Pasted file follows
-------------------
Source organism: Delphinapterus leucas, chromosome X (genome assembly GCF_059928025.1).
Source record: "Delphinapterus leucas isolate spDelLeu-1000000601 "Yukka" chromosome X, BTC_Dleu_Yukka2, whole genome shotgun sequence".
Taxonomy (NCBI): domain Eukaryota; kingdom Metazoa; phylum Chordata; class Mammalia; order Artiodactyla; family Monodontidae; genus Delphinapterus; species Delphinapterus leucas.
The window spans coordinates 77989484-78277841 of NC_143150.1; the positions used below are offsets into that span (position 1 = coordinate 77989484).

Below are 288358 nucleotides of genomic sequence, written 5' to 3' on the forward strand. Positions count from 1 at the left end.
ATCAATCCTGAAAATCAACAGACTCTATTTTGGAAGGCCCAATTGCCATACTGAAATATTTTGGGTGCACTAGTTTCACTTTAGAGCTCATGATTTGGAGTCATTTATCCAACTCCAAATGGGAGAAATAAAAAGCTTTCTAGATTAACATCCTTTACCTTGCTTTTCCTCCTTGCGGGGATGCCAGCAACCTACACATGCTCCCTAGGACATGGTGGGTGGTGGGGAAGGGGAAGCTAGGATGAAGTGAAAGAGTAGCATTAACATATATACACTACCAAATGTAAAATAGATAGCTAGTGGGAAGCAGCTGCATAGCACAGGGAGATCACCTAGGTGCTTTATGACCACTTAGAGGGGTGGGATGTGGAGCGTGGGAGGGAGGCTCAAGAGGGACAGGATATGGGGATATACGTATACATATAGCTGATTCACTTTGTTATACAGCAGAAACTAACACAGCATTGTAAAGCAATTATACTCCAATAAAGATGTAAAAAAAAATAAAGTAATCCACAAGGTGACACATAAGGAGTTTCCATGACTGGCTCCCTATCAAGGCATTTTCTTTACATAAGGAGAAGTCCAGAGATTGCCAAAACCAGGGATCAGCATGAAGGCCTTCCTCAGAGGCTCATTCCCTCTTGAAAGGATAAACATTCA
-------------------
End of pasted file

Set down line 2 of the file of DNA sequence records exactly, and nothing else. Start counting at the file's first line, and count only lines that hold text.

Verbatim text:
Source record: "Delphinapterus leucas isolate spDelLeu-1000000601 "Yukka" chromosome X, BTC_Dleu_Yukka2, whole genome shotgun sequence".